Smith-Dunn process 17 in the shallow oil fields of Marietta, Ohio,
where the Watts and Dunn displacement pump is used to raise the
oil. This pump and its improvements are covered by United States
patents 1,187,579, 1,190,491, 1,198,881, 1,202,932, and 1,206,065.
Briefly, this pump consists of a casing, placed near the bottom
of the well. A valve at the bottom of the casilu chamber com-
municates with the fluid to be lifted. A screen below this valve
prevents the entrance of dirt into the chamber. A float within the
casing is attached to a steel rod that extends through a stuffing box
at the upper end of the casing and is connected, through a coil
spring and counterbalanced arm, to the valve at the casing head
controlling the supply of compressed air to the casing chamber.
The casing chamber also has an outlet pipe extending into the
chamber and along its side to a point below the check valve of the
As the chamber fills with oil the float rises until it reaches the top
of the chamber, where the air-valve connections open the valve. The
air admitted to the top of the casing chamber forces the contained
oil through the discharge pipe. When the air has forced all of the
oil from the casing chamber, the float has dropped to the bottom
of the chamber closing the air valve. This process is repeated as
often as the casing chamber fills with oil.
A synopsis of the general principles of the air-lift system Is taken
from Technical Paper 70, Bureau of Mines, is as follows:
The operation of the air lift depends on the buoyancy of aerated liquids.
To obtain the desired results, air is pumped into the well through a small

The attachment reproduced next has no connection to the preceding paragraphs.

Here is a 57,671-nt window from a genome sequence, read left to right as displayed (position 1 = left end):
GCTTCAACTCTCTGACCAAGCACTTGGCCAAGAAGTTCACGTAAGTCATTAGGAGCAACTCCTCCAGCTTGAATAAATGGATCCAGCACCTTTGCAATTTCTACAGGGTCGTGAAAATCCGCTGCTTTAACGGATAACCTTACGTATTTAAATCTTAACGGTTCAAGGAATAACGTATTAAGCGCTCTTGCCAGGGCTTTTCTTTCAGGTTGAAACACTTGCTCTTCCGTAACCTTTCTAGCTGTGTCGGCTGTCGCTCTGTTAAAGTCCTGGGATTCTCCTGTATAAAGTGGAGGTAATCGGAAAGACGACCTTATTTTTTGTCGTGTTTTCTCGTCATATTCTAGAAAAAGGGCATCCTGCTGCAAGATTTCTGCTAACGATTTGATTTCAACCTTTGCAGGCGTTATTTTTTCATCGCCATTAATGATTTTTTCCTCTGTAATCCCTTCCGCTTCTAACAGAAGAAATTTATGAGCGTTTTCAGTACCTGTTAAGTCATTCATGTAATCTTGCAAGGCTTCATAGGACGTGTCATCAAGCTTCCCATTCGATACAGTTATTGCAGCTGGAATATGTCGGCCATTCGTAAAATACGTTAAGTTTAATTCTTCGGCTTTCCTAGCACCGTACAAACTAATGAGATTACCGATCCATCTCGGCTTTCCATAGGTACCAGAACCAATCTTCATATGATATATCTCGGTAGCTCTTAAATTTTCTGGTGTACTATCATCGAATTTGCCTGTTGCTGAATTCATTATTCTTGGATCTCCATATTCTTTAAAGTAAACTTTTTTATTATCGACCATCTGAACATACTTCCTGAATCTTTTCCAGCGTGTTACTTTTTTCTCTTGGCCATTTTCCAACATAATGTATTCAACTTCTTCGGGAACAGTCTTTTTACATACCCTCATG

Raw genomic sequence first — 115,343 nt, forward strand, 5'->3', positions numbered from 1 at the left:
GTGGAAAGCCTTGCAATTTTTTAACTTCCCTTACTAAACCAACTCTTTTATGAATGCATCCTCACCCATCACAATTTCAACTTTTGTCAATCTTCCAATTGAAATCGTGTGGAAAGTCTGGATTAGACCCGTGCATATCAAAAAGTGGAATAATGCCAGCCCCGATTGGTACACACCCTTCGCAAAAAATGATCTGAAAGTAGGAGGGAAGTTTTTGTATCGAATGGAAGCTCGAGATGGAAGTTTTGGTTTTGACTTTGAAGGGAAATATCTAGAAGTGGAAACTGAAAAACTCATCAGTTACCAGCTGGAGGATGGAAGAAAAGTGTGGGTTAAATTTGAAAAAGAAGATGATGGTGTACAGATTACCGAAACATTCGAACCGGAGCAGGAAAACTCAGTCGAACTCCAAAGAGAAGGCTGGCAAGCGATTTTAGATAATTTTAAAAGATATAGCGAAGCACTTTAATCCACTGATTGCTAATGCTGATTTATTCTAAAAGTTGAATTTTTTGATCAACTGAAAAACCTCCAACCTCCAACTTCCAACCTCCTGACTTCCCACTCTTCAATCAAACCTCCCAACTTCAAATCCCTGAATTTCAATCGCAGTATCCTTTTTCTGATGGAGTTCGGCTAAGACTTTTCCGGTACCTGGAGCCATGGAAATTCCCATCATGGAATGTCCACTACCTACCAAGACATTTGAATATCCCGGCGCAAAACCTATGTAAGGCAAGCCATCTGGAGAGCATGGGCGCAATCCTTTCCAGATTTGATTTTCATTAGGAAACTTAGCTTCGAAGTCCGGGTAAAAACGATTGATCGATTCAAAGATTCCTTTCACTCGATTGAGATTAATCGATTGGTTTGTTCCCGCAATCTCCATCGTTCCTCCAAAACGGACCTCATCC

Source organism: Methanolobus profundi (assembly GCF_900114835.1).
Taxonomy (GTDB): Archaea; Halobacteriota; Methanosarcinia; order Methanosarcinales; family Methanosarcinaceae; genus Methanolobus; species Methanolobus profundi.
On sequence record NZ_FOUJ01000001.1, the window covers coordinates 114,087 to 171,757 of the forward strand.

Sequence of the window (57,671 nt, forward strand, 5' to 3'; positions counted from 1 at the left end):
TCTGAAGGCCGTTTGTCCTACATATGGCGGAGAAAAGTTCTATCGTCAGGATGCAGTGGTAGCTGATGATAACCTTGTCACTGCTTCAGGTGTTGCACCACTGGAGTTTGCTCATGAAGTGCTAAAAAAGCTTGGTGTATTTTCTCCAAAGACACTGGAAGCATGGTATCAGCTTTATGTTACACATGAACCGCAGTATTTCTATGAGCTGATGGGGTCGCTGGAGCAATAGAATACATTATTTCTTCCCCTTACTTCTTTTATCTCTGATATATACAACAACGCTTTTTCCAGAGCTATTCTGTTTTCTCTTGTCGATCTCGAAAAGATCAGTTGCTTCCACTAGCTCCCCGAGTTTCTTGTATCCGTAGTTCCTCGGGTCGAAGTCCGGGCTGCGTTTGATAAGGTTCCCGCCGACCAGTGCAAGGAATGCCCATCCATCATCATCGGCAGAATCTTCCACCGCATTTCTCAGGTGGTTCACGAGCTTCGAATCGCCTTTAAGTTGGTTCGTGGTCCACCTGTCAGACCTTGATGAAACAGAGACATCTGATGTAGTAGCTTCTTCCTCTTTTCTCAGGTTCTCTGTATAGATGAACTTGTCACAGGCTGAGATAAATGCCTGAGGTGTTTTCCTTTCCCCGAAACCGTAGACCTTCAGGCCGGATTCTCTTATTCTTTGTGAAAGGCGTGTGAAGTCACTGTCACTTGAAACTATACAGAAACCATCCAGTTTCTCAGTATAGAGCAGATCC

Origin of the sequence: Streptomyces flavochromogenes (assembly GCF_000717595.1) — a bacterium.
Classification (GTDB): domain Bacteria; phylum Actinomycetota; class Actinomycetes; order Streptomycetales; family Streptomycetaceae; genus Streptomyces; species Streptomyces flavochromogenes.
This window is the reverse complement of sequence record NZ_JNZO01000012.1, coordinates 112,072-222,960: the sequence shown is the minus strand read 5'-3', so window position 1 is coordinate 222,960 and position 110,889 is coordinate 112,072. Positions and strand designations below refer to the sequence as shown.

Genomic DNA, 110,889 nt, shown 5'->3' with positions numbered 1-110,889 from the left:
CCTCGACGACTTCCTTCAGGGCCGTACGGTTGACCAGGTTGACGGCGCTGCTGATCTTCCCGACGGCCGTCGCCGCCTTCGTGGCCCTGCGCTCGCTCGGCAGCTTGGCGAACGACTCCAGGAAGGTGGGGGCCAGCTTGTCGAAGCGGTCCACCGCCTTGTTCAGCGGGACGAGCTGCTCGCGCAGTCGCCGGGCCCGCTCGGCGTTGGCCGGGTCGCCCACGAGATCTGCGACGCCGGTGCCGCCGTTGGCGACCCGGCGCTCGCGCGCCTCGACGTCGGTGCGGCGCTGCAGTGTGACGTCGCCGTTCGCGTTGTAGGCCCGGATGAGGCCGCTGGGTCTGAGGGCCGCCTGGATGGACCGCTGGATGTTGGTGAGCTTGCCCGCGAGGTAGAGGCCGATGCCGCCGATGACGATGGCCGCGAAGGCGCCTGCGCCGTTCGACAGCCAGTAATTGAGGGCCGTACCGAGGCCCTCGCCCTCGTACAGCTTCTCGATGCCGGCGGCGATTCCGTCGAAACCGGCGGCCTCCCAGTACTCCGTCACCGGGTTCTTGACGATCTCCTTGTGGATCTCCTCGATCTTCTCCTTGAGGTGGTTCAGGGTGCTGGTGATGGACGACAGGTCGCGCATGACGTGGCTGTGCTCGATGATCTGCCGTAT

pipe to a convenient point below the surface of the liquid, where it is allowed
to discharge into a larger pipe through which the aerated fluid rises above
ground. It is important that air be admitted to the fluid in a finely divided
state and in such a manner as to realize the full cross-sectional area of the
discharge pipe for the passage of the liquid. The pumping of water by this
method' has been successfully accomplished for many years and most of the
experience gained with the air lift has been obtained in pumping water.
The successful operation of the air lift for pumping oil and water mixtures
depends upon a number of factors, most important of which are: (1) The
height of the column of fluid that the aerated mixture has to overcome or the
height from air inlet to the surface of liquid in the well. This is known as
17 Lewis, J. O., Methods for increasing the recovery from oil sands: Bull. 148, Bureau
of Mines, 1917, pp. 36-91.
1s Arnold, Ralph, and Garfias, V. R., Methods of oil recovery in California: Tech.
Paper 70, Bureau of Mines, 1914, pp. 44; Ambrose, A. W., Underground conditions in oil
fields: Bull. 195, Bureau of Mines, 1921, pp. 237 (containing on pages 75-77 an extract
from an unpublished manuscript of the Bureau of Mines, by Wagy, E. W., The use of
compressed air in California for producing mixtures of oil and water).
George, H. C. Surface Machinery and Methods for Oil-Well Pumping. Washington D.C.. UNT Digital Library. http://digital.library.unt.edu/ark:/67531/metadc12407/. Accessed July 12, 2014.